First I used to have a form that asked all the stuff you stated and more including directions from one venue to the other and names of the entire wedding party it was not the easiest thing to make but you can get some of this info from other photographers sites they sometimes have thiskind of thing thier. You can also try Googling "wedding photographer forms" or something like that and see what you get. As for rings it the 7 years I shot weddings I have always done the rings exactly when you said, during dinner when you have some downtime (after you very quicklu scarf down your dinner) and in all that time I have never once had someone refuse to remove their rings for me. I would not stress too much about this though if something happens this is a shot that can be reshot at ant time if it really becomes an issue (I have never had to do this).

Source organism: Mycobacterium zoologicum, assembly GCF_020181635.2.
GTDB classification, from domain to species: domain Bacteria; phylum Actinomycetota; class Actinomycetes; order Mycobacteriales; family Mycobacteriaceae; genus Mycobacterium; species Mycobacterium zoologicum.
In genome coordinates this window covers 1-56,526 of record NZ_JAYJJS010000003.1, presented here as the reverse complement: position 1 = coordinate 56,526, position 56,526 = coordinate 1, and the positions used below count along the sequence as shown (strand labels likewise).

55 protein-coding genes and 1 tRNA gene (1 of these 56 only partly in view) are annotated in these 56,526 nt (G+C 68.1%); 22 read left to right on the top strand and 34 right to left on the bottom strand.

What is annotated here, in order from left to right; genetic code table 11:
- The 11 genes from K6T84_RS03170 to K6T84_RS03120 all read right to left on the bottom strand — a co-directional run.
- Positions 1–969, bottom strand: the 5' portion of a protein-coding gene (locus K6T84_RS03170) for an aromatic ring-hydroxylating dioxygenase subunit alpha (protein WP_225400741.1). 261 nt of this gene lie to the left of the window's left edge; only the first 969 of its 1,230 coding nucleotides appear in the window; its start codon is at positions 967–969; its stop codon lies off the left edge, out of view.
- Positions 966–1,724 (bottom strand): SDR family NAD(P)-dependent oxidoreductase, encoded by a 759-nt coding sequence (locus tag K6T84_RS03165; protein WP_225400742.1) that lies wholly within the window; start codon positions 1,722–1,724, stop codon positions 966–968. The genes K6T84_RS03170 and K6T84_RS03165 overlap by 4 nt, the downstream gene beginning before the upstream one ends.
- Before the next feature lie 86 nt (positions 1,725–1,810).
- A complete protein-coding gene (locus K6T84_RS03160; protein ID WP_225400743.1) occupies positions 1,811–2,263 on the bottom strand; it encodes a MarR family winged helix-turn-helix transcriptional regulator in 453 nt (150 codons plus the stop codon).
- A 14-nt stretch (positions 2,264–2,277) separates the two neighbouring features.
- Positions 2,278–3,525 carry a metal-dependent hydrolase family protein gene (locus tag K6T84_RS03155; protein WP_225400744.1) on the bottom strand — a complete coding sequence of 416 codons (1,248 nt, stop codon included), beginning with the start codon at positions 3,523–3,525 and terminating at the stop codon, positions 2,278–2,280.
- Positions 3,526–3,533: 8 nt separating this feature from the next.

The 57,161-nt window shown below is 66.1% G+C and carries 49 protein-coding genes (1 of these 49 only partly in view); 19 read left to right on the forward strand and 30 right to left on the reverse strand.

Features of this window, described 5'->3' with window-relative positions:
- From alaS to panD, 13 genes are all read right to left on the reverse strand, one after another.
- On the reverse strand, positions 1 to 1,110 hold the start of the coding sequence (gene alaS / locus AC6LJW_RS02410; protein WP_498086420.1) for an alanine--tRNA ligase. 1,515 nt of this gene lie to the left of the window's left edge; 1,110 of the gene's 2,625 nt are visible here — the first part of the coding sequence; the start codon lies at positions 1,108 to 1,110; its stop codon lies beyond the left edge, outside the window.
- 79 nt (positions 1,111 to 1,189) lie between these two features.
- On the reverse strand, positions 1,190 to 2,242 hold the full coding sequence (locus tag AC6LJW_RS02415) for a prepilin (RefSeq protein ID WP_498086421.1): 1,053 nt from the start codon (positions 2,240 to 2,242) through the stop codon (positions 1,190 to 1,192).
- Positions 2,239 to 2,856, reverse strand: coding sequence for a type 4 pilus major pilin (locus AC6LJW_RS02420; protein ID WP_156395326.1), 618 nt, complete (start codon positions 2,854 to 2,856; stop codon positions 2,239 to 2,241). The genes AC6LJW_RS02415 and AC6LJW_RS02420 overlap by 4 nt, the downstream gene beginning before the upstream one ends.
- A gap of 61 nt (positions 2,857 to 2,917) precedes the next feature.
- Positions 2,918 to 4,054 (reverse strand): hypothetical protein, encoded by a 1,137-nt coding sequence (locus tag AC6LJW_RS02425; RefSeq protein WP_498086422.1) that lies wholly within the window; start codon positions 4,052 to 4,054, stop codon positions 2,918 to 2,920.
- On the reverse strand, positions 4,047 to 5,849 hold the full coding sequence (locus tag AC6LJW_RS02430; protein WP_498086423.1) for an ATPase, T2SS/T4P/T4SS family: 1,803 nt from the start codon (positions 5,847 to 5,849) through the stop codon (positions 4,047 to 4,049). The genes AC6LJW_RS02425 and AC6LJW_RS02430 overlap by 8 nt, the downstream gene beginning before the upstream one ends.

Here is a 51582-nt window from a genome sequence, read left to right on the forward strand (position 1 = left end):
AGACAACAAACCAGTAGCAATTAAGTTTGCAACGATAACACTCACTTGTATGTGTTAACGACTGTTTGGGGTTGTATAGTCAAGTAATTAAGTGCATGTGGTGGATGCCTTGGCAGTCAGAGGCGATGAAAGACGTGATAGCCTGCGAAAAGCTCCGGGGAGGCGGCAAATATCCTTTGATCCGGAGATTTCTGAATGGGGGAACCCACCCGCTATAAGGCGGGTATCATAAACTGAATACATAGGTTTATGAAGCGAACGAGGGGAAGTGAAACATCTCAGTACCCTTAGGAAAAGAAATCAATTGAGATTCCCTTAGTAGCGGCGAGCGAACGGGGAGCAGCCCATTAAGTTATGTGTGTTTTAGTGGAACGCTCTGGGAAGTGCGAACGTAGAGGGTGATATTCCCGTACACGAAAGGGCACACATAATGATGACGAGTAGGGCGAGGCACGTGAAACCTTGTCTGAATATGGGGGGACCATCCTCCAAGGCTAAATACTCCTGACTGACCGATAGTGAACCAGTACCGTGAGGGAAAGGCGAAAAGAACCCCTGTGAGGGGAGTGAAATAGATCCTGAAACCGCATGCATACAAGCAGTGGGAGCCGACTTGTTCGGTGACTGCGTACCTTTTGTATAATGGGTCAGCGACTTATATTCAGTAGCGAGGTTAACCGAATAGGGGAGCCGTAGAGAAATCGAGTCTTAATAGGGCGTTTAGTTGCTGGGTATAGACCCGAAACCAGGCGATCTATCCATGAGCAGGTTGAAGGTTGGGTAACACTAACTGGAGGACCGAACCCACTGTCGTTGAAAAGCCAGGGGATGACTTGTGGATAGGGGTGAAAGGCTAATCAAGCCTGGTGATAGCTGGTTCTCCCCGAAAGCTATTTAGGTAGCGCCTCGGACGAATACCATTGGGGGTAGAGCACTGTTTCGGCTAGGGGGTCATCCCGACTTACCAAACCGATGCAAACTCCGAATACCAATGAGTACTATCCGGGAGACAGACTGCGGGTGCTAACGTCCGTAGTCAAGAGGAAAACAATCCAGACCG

For Hispanic weddings, you might ask about any traditions during the ceremony, such as the coins and lasso (double rosarie placed over bride & groom). These are important parts of the Mass as is the breaking of the glass during a Jewish ceremony.
Photo the coins & container (alone and with presenters) and the lasso(alone and with with Padrinos) before the wedding sometime. I also photograph the rings alone at this time and then on their fingers over a floral arrangement as I put closure on the job.
It's amazing how much information you need to gather before a wedding and I keep adding things as I go along - it makes it SO much easier.